is the second album from pianist/composer Chad Hewitt. Hewitt’s 2017 debut, Whitespace
, was nominated for the Whisperings Solo Piano Radio Album of the Year award, and I’ll be very surprised if Upside Down
doesn’t do as well or even better. The album plays very smoothly from beginning to end, making all ten piano solos an excellent enhancement for work, studying or other quiet activities. But don’t let your experience with the music stop there. There is plenty of substance for listening with full attention or, even better, to get lost in while daydreaming, reflecting, relaxing or simply for enjoyment! Hewitt’s faith, his love for people and his love for music come together with warmth and tenderness in his musical expressions. His passion for music started at a young age and he would play as often as he could in any genre and with anybody who wanted to join him. After college, Hewitt started refining his own special ‘sound’ and has more recently settled into composing quiet, contemplative piano solos.
begins with “Hillside,” a gentle bit of musical sunshine that brings images of bright green rolling hills and a soft breeze making ripples in the grass and wildflowers - a favorite. “Less” tells its story simply with a slightly bittersweet melody and an uncomplicated rolling chord accompaniment. The poignant yet uplifting “Those Who Mourn” seems to be offering hope, encouragement and understanding to anyone who is grieving. “The Meek” is very understated but hauntingly beautiful. “Outsiders” is a bit livelier and more dramatic, but is still quietly and warmly soft-spoken. “Uprooted” is one of the darker pieces on the album and while it is not a song of despair, it seems to be searching for answers. “Peacemakers” moves at a very calming tempo while expressing a kind and straight-forward message of hope and understanding. “Truth” begins at the upper end of the piano keyboard with a gentle, heartfelt melody on the right hand and softly rolling broken chords on the left. It gradually moves down the keyboard, but remains direct and uncluttered. The melody of “Letting Go” is almost conversational and again seems encouraging and supportive. The title track could be referring to a variety of life events or emotions, many of which could be uncomfortable to tragic. The piece feels like it comes from a place of strength and resolve, not confusion or pain; moving forward rather than feeling lost or directionless - perhaps taking on the role of a musical trusted friend!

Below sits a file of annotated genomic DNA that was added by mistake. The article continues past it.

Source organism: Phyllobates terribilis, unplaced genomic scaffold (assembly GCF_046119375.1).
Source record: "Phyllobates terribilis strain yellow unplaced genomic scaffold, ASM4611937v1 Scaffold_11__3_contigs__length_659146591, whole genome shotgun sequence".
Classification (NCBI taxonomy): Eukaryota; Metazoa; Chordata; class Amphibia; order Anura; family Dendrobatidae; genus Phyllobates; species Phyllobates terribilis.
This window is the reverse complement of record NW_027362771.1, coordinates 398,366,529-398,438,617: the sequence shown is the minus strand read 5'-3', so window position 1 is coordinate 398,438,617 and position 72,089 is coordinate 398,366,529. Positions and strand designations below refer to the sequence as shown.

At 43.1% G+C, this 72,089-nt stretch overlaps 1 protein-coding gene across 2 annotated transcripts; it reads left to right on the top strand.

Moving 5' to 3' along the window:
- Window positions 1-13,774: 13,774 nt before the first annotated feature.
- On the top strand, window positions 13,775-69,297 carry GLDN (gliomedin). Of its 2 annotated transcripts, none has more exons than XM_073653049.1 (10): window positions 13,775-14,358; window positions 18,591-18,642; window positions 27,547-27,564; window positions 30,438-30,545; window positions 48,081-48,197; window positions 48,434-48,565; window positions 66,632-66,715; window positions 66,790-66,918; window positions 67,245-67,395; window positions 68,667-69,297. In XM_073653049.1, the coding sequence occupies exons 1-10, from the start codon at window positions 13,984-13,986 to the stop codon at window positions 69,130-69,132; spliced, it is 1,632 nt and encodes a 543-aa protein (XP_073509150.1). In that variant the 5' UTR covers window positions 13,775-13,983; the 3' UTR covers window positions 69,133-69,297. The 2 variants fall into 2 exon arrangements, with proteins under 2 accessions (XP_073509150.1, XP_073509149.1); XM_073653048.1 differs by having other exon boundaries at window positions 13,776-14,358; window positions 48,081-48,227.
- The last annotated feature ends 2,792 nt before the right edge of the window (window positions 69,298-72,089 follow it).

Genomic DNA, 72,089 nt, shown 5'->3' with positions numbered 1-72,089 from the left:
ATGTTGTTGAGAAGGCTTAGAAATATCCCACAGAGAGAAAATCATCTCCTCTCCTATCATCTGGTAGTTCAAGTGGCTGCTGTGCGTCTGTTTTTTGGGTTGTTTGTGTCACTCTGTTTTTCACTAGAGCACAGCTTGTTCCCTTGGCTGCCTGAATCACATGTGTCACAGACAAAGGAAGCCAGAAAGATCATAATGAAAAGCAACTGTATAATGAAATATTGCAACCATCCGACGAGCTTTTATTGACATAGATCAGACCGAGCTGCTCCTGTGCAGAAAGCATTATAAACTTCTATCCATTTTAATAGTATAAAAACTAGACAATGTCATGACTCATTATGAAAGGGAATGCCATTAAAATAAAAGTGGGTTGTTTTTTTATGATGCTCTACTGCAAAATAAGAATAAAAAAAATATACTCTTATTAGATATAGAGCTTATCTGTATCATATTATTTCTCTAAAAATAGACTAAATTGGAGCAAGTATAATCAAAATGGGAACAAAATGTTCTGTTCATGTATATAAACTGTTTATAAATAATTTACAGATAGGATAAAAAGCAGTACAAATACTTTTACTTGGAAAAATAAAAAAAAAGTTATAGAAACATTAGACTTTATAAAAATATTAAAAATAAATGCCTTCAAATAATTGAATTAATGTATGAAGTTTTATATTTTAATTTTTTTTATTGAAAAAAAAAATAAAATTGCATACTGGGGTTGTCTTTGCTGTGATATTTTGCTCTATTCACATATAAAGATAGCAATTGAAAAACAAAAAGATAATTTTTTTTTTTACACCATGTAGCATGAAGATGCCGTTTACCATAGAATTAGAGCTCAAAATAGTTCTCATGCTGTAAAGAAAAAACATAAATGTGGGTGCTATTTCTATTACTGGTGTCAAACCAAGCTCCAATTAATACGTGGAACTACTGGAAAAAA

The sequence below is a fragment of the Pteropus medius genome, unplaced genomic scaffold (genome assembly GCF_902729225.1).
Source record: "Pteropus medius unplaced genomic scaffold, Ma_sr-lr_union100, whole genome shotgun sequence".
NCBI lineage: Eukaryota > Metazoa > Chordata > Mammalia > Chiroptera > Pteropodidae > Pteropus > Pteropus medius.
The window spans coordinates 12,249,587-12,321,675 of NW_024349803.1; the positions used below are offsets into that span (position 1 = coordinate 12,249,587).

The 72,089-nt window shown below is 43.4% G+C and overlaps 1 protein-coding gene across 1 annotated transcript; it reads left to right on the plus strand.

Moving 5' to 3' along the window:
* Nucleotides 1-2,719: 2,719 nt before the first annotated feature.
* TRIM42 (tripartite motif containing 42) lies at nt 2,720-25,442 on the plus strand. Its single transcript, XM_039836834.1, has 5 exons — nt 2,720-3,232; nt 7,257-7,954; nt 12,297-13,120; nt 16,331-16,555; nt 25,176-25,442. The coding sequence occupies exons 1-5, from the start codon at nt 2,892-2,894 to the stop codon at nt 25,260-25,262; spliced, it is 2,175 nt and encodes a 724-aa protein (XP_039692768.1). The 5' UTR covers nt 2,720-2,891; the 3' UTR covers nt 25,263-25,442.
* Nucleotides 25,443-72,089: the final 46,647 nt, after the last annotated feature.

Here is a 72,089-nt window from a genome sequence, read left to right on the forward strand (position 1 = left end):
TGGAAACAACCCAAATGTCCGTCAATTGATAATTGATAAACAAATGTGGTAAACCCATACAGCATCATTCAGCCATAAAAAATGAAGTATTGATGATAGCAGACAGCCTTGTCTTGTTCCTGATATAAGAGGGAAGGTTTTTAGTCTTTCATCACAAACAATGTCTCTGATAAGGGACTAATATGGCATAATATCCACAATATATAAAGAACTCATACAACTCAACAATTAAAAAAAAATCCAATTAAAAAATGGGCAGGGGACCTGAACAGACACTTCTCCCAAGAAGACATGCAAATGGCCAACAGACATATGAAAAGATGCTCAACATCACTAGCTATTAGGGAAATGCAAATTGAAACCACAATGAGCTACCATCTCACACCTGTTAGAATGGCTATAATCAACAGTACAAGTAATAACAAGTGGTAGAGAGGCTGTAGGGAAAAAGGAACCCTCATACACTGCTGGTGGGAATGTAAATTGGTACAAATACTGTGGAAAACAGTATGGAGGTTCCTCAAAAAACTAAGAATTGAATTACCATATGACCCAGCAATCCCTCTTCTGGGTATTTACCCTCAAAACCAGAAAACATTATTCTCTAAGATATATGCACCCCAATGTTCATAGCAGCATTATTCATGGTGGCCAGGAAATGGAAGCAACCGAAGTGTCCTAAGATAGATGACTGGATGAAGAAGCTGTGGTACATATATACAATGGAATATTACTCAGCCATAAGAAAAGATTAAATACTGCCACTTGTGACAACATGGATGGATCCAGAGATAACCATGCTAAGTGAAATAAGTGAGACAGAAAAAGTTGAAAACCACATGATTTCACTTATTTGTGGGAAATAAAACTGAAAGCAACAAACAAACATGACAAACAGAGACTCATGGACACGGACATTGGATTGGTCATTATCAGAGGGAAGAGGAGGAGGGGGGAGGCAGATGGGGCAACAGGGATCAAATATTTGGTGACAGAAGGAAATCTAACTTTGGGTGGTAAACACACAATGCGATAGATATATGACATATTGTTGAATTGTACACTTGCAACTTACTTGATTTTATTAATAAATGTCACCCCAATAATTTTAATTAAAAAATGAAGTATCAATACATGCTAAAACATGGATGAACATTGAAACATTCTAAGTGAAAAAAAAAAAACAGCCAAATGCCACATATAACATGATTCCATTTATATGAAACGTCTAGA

is an excellent follow-up to Whitespace
, and I look forward to many more recordings from Chad Hewitt. The album is available from www.ChadHewittMusic.com
, Amazon, iTunes, CD Baby and many streaming sites.